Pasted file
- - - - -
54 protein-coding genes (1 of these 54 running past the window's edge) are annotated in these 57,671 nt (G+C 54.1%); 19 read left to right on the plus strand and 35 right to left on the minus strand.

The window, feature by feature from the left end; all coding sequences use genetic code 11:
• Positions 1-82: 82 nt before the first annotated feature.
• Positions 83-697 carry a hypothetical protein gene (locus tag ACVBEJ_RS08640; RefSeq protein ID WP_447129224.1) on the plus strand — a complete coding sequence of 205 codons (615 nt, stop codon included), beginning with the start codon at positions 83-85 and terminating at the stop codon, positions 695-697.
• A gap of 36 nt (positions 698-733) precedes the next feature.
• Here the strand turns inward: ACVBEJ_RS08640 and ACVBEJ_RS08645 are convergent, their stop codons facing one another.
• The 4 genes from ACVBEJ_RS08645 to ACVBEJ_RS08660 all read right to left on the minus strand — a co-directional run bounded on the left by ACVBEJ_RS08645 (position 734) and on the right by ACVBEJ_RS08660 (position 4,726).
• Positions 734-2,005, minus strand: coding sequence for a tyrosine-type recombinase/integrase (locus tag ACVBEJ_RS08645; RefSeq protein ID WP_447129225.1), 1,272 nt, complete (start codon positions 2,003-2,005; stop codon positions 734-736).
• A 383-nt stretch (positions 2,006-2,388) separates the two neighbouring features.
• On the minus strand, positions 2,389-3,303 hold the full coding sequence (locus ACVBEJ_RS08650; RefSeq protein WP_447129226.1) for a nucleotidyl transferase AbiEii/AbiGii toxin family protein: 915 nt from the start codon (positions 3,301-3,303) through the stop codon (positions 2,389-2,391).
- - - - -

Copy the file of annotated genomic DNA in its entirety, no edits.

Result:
54 protein-coding genes (1 of these 54 running past the window's edge) are annotated in these 57,671 nt (G+C 54.1%); 19 read left to right on the plus strand and 35 right to left on the minus strand.

The window, feature by feature from the left end; all coding sequences use genetic code 11:
• Positions 1-82: 82 nt before the first annotated feature.
• Positions 83-697 carry a hypothetical protein gene (locus tag ACVBEJ_RS08640; RefSeq protein ID WP_447129224.1) on the plus strand — a complete coding sequence of 205 codons (615 nt, stop codon included), beginning with the start codon at positions 83-85 and terminating at the stop codon, positions 695-697.
• A gap of 36 nt (positions 698-733) precedes the next feature.
• Here the strand turns inward: ACVBEJ_RS08640 and ACVBEJ_RS08645 are convergent, their stop codons facing one another.
• The 4 genes from ACVBEJ_RS08645 to ACVBEJ_RS08660 all read right to left on the minus strand — a co-directional run bounded on the left by ACVBEJ_RS08645 (position 734) and on the right by ACVBEJ_RS08660 (position 4,726).
• Positions 734-2,005, minus strand: coding sequence for a tyrosine-type recombinase/integrase (locus tag ACVBEJ_RS08645; RefSeq protein ID WP_447129225.1), 1,272 nt, complete (start codon positions 2,003-2,005; stop codon positions 734-736).
• A 383-nt stretch (positions 2,006-2,388) separates the two neighbouring features.
• On the minus strand, positions 2,389-3,303 hold the full coding sequence (locus ACVBEJ_RS08650; RefSeq protein WP_447129226.1) for a nucleotidyl transferase AbiEii/AbiGii toxin family protein: 915 nt from the start codon (positions 3,301-3,303) through the stop codon (positions 2,389-2,391).